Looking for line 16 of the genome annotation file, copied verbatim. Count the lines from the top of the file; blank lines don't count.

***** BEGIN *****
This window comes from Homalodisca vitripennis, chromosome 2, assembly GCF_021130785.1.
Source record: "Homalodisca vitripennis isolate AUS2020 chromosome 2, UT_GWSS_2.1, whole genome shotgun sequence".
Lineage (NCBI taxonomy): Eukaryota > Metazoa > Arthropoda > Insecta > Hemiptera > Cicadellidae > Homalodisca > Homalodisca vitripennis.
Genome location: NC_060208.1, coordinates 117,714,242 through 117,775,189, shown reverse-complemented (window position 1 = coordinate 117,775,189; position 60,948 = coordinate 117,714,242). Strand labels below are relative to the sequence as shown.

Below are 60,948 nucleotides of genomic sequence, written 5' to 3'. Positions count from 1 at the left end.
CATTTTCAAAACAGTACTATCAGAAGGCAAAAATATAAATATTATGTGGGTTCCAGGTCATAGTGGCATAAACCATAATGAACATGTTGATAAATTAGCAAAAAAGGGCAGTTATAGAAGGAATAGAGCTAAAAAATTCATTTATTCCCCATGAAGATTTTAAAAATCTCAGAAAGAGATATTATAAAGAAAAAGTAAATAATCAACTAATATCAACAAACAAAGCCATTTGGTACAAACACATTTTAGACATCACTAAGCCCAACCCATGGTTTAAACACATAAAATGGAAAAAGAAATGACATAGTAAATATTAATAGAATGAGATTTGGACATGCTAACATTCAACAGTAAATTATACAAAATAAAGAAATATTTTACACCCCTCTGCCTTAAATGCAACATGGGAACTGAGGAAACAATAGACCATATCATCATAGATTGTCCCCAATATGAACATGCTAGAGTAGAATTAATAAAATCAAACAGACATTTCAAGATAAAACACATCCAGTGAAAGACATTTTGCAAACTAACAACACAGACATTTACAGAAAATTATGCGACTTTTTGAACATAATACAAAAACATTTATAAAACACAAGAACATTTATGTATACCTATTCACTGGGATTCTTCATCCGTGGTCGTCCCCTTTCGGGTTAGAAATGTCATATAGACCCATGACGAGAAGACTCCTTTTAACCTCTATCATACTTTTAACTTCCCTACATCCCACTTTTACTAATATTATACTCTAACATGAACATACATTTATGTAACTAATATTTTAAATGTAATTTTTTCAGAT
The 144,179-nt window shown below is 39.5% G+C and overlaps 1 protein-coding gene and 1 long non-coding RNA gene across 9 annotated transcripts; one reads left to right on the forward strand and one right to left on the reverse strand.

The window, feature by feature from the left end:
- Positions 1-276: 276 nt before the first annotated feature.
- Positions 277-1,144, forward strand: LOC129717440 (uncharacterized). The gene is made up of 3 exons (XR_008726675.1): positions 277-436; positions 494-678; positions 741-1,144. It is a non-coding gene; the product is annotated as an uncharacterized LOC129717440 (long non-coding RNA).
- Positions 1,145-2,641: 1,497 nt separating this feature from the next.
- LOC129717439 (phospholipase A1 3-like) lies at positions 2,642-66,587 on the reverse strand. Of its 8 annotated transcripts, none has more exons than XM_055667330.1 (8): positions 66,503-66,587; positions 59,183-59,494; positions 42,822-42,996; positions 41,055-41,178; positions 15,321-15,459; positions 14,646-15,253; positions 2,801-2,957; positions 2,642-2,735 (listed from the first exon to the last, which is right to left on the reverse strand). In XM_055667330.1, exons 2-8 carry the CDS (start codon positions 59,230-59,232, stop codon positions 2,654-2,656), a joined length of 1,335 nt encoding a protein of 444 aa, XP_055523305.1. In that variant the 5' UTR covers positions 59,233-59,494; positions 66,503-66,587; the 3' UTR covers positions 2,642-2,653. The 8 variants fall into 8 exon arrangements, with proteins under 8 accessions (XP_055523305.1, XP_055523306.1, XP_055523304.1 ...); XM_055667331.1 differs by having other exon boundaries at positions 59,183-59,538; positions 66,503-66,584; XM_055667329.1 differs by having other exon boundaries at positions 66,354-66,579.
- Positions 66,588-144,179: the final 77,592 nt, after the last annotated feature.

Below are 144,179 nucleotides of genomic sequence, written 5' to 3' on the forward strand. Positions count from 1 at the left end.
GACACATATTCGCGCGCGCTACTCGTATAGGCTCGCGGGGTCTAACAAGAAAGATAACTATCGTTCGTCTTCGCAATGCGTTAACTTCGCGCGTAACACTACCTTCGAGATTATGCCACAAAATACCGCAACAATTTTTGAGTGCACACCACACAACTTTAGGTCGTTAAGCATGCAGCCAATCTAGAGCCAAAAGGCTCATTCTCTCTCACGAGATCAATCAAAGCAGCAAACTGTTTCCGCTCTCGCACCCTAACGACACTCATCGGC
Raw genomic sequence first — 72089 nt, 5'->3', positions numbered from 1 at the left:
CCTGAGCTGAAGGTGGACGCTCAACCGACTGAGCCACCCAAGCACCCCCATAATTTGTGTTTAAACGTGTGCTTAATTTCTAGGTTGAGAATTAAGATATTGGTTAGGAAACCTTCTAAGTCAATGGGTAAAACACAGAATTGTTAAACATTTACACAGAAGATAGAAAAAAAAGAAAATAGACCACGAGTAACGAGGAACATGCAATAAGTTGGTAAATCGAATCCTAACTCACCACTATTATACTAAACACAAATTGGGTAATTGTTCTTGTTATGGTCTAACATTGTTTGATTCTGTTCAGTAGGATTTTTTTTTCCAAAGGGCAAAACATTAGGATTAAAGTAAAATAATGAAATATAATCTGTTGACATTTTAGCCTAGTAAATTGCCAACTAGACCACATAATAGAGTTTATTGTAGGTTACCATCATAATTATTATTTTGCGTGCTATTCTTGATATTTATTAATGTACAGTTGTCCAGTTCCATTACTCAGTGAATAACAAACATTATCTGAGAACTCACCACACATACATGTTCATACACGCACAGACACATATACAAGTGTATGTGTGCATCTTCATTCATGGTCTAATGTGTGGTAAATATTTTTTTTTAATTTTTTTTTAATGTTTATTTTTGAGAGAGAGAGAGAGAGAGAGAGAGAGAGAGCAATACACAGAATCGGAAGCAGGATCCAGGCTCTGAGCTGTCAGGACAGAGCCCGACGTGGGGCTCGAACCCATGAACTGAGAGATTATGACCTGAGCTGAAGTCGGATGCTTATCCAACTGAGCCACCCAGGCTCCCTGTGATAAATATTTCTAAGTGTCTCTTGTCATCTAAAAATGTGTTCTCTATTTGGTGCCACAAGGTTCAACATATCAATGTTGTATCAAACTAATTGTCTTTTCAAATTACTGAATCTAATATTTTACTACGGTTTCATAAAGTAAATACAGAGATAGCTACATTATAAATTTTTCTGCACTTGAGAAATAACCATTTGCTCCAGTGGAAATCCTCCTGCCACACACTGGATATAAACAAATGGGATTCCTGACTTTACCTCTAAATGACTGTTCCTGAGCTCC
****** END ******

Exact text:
Raw genomic sequence first — 72089 nt, 5'->3', positions numbered from 1 at the left: